A visit to the Jólagarður
This fall, while planning my first trip up North, I messaged a friend of mine who had gone to secondary school in Akureyri and asked him for a few choice recommendations. “The Christmas Garden,” he wrote back almost immediately. “Smells delish. Sounds like winter. Has a scary Grýla… It’s all you could wish for.”
Despite the fact that it was late August and that traditionally, I’m more of a costumes-and-pumpkins kind of gal, I was definitely sold by this description. For one, I’ve become much more enthusiastic about Christmas since I moved to Iceland. Because Christmas in Iceland is awesome. I love the special treats—everything from the orange soda and malt jólabland (“Christmas blend”) and spiced seasonal beers to the smoked lamb and (imported) clementines. I love the cheesy tunes—many borrowed from Italian pop songs—with their Casio keyboard Calypso chorus lines. And I love the creepy, downright Halloweenish aspects of Christmas in Iceland: the cat that’ll eat you if you aren’t wearing new clothes, the nightly-arriving house creepers (the more recently Disneyfied Yule Lads) that slam your doors and steal your leftovers, and their mom, Grýla, the old witchy hag who sweeps into town to gather up misbehaving tots for her soup pot. So yes, Christmas is a weird and wonderful time here, and I could totally see the appeal of doing it year-round.
Surrounded by pine trees and situated on one side of a small, babbling stream, all that can be seen of Jólagarðurinn (“the Christmas Garden”) on first approach is a red roof dotted with giant replicas of Icelandic liquorice candies and candy canes, and a somewhat incongruous castle turret. Crossing the stream, the Christmas cottage comes into full view, as does the green fence upon which giant wooden circles that look like Icelandic laufabrauð (“leaf bread”) have been affixed.
In the summer and early fall, picnic tables sit out front so that visitors—such as the Icelandic family whose children leapt out of the car next to us and whooped their way to the door—can enjoy a picnic lunch on a dry day. Giant Santa boots serve as flowerpots, wooden icicles hang from the eaves, and a painted sign announces how many days remain until Christmas (the wooden countdown numbers, I might add, are each screwed in, and must be rather time-consuming to adjust on a daily basis. I arrived 122 days before Christmas, although the sign had not been updated—a fact which a more attentive guest than I pointed out to the proprietor upon entering the shop).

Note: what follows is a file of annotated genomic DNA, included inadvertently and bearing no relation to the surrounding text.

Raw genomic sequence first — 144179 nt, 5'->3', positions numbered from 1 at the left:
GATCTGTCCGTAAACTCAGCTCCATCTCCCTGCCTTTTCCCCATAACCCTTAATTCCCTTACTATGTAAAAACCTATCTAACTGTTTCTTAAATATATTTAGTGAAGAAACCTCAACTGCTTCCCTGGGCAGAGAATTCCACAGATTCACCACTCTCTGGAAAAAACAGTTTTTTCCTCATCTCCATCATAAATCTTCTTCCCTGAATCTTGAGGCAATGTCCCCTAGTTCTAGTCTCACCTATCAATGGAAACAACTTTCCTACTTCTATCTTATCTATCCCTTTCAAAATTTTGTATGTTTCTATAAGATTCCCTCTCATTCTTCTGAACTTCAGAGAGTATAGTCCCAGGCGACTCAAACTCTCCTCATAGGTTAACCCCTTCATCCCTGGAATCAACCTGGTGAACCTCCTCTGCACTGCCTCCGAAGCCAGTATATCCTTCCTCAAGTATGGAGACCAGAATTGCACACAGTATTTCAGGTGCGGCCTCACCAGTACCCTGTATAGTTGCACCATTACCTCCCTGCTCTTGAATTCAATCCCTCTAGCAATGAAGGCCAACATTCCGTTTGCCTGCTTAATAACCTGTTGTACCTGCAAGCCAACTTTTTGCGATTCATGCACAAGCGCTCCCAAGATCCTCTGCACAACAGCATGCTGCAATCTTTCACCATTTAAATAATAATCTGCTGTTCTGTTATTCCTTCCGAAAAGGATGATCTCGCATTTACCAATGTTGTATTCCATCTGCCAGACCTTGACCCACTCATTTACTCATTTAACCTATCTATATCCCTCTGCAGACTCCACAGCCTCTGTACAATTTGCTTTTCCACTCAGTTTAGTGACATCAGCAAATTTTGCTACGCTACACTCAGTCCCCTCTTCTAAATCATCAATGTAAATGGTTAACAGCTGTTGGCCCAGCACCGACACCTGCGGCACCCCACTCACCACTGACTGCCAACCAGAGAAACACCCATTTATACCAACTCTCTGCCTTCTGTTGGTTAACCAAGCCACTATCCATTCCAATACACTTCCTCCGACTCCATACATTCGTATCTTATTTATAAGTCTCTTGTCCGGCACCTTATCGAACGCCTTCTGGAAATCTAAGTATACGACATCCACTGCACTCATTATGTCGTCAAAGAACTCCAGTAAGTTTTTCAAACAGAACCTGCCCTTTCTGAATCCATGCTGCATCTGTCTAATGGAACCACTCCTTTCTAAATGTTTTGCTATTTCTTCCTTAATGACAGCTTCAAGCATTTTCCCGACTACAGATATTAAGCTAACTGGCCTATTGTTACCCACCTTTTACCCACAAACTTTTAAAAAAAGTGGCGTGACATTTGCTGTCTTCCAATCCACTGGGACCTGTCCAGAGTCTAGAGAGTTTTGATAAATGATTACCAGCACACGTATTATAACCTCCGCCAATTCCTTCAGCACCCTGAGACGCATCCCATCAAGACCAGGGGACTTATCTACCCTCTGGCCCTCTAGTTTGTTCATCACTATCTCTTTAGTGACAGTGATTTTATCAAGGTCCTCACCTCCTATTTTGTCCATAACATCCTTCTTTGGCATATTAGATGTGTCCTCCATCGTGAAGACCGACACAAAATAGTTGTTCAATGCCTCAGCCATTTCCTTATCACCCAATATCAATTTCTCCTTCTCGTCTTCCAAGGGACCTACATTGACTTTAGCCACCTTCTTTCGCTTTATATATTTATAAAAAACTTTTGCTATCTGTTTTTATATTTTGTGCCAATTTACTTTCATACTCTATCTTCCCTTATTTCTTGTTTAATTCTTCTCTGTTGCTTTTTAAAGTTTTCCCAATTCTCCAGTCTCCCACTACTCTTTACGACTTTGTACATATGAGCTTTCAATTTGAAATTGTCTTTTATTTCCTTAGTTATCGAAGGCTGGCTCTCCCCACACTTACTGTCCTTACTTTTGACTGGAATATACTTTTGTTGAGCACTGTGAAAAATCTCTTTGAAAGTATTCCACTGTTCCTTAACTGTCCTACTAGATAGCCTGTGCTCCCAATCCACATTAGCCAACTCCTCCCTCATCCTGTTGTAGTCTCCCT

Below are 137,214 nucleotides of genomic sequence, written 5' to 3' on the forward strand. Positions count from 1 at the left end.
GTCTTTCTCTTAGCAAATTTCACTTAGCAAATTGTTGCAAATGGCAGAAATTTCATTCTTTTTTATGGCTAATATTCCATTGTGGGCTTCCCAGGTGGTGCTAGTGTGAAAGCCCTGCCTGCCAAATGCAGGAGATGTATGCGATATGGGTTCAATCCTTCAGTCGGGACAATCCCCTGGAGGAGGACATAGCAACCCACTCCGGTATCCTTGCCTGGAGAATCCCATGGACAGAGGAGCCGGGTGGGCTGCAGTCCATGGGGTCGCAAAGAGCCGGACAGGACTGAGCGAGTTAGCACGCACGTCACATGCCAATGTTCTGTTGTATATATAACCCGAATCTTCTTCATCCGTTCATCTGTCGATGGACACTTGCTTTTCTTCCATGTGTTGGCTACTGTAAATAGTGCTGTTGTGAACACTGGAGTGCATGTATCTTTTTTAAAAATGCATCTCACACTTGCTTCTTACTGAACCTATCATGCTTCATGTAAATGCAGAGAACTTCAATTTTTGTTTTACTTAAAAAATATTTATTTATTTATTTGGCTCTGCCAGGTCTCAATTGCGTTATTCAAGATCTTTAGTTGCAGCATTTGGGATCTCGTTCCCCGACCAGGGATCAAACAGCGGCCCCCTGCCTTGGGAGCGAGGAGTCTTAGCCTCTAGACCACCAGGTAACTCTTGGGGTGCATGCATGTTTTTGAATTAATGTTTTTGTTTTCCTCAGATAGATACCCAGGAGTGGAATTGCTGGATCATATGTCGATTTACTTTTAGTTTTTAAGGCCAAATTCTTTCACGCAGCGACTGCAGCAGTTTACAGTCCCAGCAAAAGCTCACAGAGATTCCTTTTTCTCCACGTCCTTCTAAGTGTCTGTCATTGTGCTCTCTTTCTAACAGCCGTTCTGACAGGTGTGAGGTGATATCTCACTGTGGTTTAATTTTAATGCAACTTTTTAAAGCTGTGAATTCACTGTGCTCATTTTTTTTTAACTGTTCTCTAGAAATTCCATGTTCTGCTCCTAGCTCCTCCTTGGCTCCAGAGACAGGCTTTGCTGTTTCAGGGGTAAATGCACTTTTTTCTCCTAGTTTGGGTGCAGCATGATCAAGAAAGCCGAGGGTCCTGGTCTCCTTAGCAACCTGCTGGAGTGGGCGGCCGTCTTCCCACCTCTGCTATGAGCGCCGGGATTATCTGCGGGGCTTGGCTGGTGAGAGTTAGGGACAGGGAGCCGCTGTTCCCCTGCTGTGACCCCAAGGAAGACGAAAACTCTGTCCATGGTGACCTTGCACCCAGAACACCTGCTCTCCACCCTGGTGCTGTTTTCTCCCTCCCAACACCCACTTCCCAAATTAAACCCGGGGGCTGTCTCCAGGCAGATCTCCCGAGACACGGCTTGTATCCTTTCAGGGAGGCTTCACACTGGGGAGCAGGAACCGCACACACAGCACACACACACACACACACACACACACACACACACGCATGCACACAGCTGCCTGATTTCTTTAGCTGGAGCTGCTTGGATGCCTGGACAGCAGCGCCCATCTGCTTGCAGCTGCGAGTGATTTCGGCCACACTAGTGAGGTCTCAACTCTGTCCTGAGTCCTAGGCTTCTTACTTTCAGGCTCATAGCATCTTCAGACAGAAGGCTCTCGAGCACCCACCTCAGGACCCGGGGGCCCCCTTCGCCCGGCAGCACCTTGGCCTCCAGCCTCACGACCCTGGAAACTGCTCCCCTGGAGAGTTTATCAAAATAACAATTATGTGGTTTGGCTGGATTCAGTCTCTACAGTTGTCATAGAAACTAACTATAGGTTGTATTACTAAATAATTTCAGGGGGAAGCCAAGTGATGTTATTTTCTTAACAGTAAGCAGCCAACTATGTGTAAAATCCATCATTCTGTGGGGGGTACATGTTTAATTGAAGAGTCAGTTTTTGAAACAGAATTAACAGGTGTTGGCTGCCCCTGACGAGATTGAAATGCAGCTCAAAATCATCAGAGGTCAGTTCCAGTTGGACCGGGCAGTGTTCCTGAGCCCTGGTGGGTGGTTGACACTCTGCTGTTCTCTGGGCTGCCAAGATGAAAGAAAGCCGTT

Giant calendar, tiny church
The candy-covered Christmas cottage at the heart of the garden is the first and oldest of the Jólagarðurinn buildings. It’s an expanded version of the original house, which was 35 square metres and was opened to much local fanfare by the owners—former chef and carpenter Benedikt Ingi Grétarsson, and his wife, Ragnheiður Hreiðarsdóttir—in May 1996. The garden has since expanded to include what is claimed to be the World’s Largest Advent Calendar (housed in the castle turret, naturally), an adjoining shop with seasonal goodies and handcrafts (mostly from Denmark and Sweden, as far as I could tell), and, tucked to one side, the entirely unexpected Wishing Well for Unborn Children, next to which stands a rather lifelike wool sculpture of two rather pendulous breasts.
But while you can spend a fair amount of time peeking into the tiny elf church in the backyard or flipping up the wooden flaps of the advent calendar, your time would be better, and more deliciously, spent lingering in the Christmas cottage proper. Upstairs, amidst the overflowing paper sacks of salt water taffy and the hand-carved Yule Lad statues and ornaments, you’re likely to find Benedikt Ingi wrapping packages or cutting a sample of hangikjöt from the smoked leg of lamb that hangs just above the cash register before giving it to guests on a piece of freshly made laufabrauð. “Icelandic people smell this and they think Christmas,” he told me as I munched my own delicious slice. “But we also try to be different, to have sweets from other countries,” he explained, pointing at the taffy, as well as jars of multi-coloured and multi-flavoured candy canes.
This idea of doing Christmas a little “differently,” or perhaps to give Icelanders a taste of Christmas traditions in other countries, comes fully alive downstairs, where golden trees are hung heavy with glittery glass ornaments, baskets filled with nutcracker dolls, and the iconic jolly bearded Santa is clearly the hero. But Icelandic traditions aren’t entirely pushed aside here—in a back corner, peeking out from a crevice in a stone wall hung with candles and a reindeer bust, is a rather menacing Grýla figure. Benedikt laughed a little at this. “Sometimes we hear a scream from down here.”
Back upstairs, while wrapping a bottle of glögg that I’ve yet to pop open, Benedikt treated me to a brief history of how Icelandic Christmas has developed over the years. For instance, at one time he says, there were as many as 100 Yule Lads. Also, finding out that I’m studying Icelandic, he had a little winter-themed vocab for me: in Icelandic, “icicle” is “grýlukerti,” literally meaning “Grýla’s candle.”
When I asked him if they did anything special at Jólagarðurinn at Christmas time, however, Benedikt Ingi just shook his head. “Some people come earlier than Christmas, some people come later. And we want there to always be the same atmosphere year round.”
Jólagarðurinn is located just a few kilometres outside of Akureyri on Route 821 and is open year-round, with more limited hours in the winter. There’s no website, but for more information call 463.1433 or email firstname.lastname@example.org.
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